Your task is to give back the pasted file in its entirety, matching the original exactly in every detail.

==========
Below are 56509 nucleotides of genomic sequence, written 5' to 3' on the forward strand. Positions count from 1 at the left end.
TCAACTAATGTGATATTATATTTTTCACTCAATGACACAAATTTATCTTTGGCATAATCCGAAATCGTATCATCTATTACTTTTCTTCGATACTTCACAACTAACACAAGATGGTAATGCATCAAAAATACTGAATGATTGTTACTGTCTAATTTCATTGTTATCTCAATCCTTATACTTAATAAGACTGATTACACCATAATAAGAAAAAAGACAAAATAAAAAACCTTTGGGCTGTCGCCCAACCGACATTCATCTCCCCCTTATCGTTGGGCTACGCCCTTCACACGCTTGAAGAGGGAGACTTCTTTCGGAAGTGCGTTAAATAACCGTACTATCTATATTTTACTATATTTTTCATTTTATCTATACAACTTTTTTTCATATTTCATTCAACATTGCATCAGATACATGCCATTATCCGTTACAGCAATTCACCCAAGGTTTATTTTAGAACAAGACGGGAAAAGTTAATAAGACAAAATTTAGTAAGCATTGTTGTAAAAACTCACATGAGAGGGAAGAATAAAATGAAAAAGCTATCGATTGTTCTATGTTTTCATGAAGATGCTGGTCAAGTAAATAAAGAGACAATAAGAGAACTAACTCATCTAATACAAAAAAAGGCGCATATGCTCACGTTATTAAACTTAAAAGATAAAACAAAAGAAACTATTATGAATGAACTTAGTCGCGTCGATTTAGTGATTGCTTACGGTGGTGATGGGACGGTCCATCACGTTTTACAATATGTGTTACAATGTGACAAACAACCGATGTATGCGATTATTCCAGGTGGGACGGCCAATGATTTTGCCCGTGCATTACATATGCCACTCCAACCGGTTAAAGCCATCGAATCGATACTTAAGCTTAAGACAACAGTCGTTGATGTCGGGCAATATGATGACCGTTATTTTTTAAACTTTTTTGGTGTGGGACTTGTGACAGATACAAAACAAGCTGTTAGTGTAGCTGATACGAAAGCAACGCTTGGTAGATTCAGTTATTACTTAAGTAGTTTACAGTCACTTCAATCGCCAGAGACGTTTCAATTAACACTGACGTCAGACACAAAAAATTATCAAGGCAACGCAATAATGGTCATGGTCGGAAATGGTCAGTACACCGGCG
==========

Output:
Below are 56509 nucleotides of genomic sequence, written 5' to 3' on the forward strand. Positions count from 1 at the left end.
TCAACTAATGTGATATTATATTTTTCACTCAATGACACAAATTTATCTTTGGCATAATCCGAAATCGTATCATCTATTACTTTTCTTCGATACTTCACAACTAACACAAGATGGTAATGCATCAAAAATACTGAATGATTGTTACTGTCTAATTTCATTGTTATCTCAATCCTTATACTTAATAAGACTGATTACACCATAATAAGAAAAAAGACAAAATAAAAAACCTTTGGGCTGTCGCCCAACCGACATTCATCTCCCCCTTATCGTTGGGCTACGCCCTTCACACGCTTGAAGAGGGAGACTTCTTTCGGAAGTGCGTTAAATAACCGTACTATCTATATTTTACTATATTTTTCATTTTATCTATACAACTTTTTTTCATATTTCATTCAACATTGCATCAGATACATGCCATTATCCGTTACAGCAATTCACCCAAGGTTTATTTTAGAACAAGACGGGAAAAGTTAATAAGACAAAATTTAGTAAGCATTGTTGTAAAAACTCACATGAGAGGGAAGAATAAAATGAAAAAGCTATCGATTGTTCTATGTTTTCATGAAGATGCTGGTCAAGTAAATAAAGAGACAATAAGAGAACTAACTCATCTAATACAAAAAAAGGCGCATATGCTCACGTTATTAAACTTAAAAGATAAAACAAAAGAAACTATTATGAATGAACTTAGTCGCGTCGATTTAGTGATTGCTTACGGTGGTGATGGGACGGTCCATCACGTTTTACAATATGTGTTACAATGTGACAAACAACCGATGTATGCGATTATTCCAGGTGGGACGGCCAATGATTTTGCCCGTGCATTACATATGCCACTCCAACCGGTTAAAGCCATCGAATCGATACTTAAGCTTAAGACAACAGTCGTTGATGTCGGGCAATATGATGACCGTTATTTTTTAAACTTTTTTGGTGTGGGACTTGTGACAGATACAAAACAAGCTGTTAGTGTAGCTGATACGAAAGCAACGCTTGGTAGATTCAGTTATTACTTAAGTAGTTTACAGTCACTTCAATCGCCAGAGACGTTTCAATTAACACTGACGTCAGACACAAAAAATTATCAAGGCAACGCAATAATGGTCATGGTCGGAAATGGTCAGTACACCGGCG